Publication Ethics

The Interprofessional of Health Sciences (IJHS) places a strong emphasis on adhering to ethical standards when publishing. It's essential that everyone involved - from journal editors and authors to peer reviewers - understands and follows these standards. Our ethical guidelines are in line with the recommendations of the Committee on Publication Ethics (COPE).

Ethics of Journal Editors

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Conflicts of Interest: When editors have conflicts of interest or a personal involvement with the publication of research work, they should step away from the review process.

Confidentiality: The Interprofessional of Health Sciences (IJHS) follows a double-blind peer-review process, ensuring that neither the authors nor the reviewers know each other's identities. Editors have a responsibility to uphold this confidentiality. They should not disclose the content of the manuscript or the identity of the author during the review. All comments, information, or insights gained during peer review must be kept confidential. Furthermore, unpublished content from the manuscript shouldn't be quoted or referenced by editors without the clear written permission of the author.

Objectivity: Editors approach publication decisions with objectivity. This involves weighing both the manuscript and feedback from peer reviews. For a manuscript to be published, its contribution to the existing field of research, clarity of argumentation, and the strength of evidence are all critical considerations.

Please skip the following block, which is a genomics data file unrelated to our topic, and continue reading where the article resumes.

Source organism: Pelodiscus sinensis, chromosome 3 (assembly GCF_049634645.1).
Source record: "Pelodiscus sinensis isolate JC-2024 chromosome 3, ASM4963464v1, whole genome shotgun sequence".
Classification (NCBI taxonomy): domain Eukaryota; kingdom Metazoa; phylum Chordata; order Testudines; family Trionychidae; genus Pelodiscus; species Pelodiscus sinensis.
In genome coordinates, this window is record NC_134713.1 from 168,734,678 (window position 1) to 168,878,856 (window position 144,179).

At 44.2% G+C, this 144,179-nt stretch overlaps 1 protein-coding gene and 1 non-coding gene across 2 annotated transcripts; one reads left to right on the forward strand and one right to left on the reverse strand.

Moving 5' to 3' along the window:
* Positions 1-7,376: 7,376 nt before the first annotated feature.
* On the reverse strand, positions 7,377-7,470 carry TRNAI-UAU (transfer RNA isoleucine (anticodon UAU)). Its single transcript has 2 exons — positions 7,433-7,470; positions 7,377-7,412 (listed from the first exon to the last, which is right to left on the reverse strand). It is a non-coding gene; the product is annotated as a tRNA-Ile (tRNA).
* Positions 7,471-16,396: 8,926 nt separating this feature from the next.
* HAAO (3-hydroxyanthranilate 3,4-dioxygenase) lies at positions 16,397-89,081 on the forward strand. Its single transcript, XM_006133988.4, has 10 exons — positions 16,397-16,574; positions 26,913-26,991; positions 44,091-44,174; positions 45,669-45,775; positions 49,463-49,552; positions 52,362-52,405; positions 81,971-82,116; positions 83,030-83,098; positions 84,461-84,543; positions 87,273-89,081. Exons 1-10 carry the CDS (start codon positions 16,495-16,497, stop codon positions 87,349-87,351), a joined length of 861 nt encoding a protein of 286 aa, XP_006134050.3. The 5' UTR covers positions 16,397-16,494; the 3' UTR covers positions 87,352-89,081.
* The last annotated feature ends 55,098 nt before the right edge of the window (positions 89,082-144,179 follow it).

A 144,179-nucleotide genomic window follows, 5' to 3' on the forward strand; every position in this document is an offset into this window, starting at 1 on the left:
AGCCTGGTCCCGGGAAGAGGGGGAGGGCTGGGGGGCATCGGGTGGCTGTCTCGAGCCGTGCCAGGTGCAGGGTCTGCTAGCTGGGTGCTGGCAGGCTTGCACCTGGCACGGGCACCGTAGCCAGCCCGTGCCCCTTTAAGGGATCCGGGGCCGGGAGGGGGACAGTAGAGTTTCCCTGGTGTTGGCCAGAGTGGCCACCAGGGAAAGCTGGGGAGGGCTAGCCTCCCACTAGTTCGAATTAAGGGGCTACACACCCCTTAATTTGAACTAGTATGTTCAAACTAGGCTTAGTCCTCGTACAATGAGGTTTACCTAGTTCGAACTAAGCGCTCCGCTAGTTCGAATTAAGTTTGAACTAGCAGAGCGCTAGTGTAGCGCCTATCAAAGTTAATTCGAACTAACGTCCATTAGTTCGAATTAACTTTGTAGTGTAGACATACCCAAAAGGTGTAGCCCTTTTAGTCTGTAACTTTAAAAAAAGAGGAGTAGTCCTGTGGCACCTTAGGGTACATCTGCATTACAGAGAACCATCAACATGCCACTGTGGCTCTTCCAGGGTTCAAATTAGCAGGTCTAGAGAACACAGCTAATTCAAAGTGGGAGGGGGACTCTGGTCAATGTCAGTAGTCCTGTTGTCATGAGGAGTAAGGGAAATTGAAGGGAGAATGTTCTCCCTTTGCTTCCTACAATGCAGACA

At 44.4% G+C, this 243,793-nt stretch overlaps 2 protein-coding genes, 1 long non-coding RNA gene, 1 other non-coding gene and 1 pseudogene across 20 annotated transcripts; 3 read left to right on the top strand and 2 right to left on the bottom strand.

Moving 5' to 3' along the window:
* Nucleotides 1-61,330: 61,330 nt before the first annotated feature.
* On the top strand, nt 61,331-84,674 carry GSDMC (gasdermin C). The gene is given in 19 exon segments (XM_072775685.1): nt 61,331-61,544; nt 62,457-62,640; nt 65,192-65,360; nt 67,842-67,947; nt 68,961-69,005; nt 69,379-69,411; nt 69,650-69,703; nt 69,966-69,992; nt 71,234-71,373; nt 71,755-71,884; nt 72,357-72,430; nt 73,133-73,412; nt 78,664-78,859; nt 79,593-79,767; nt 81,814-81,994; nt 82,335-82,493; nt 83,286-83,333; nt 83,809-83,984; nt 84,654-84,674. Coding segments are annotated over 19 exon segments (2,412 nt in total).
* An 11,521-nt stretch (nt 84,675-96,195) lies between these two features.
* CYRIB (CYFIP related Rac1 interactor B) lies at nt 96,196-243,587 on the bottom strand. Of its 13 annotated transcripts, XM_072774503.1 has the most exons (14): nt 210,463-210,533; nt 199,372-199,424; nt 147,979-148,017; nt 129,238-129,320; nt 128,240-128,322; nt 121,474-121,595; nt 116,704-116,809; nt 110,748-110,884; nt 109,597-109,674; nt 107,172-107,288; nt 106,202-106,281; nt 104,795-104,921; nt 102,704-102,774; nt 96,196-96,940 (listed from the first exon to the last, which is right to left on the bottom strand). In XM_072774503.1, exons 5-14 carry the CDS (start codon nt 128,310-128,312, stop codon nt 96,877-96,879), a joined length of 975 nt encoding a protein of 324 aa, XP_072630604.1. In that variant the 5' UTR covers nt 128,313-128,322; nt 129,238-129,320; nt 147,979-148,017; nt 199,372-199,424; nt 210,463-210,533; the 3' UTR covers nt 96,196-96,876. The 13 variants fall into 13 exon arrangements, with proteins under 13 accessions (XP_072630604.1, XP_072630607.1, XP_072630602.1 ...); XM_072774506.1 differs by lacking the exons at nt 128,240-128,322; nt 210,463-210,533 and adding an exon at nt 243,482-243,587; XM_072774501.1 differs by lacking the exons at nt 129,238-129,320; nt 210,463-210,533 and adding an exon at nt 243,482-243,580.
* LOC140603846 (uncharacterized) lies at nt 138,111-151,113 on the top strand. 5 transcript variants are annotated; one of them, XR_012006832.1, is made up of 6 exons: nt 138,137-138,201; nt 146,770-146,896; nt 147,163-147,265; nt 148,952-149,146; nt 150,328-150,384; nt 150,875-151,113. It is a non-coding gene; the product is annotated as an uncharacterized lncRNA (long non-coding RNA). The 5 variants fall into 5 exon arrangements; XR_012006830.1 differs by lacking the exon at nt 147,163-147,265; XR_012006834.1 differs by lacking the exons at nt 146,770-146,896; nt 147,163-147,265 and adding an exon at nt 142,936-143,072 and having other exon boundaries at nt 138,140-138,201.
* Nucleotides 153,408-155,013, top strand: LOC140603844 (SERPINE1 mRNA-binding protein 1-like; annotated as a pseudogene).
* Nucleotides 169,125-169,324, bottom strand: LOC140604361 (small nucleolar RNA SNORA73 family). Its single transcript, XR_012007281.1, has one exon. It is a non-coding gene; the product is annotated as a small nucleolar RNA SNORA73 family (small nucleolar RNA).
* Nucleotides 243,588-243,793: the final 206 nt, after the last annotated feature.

Publication Decision: Articles previously published (aside from abstracts) or currently under consideration elsewhere will not be accepted by the journal. While a manuscript is under review at IJHS, it should not be submitted to any other journal. The Editor-in-Chief selects reviewers based on the manuscript's content and scope, the potential reviewers' expertise, and the absence of conflicts of interest. The ultimate decision regarding publication lies with the editors, who are guided by the journal's policies and must adhere to legal standards related to libel, copyright, and plagiarism. Editors might consult their peers or other reviewers to inform these decisions.

Author Ethics Guidelines

Precision: When authors present original research, they must provide an accurate description of the study and an objective discussion of its significance. The data should be truthfully presented in the article, ensuring that the results are clear, authentic, and devoid of any misleading or manipulated information. Conclusions drawn should be based on the evidence presented in the paper, rather than on personal biases.

Collaboration: Every author should agree to the submission and the order of their names on the title page. The primary author is expected to represent all co-authors during the editorial and publishing processes.

Transparency and Potential Biases: Authors should openly declare any affiliations or relationships that could be perceived as potential conflicts of interest in their submissions. The lead author must ensure they have the ultimate authority in the decision to submit for publication and can access all the data from the study.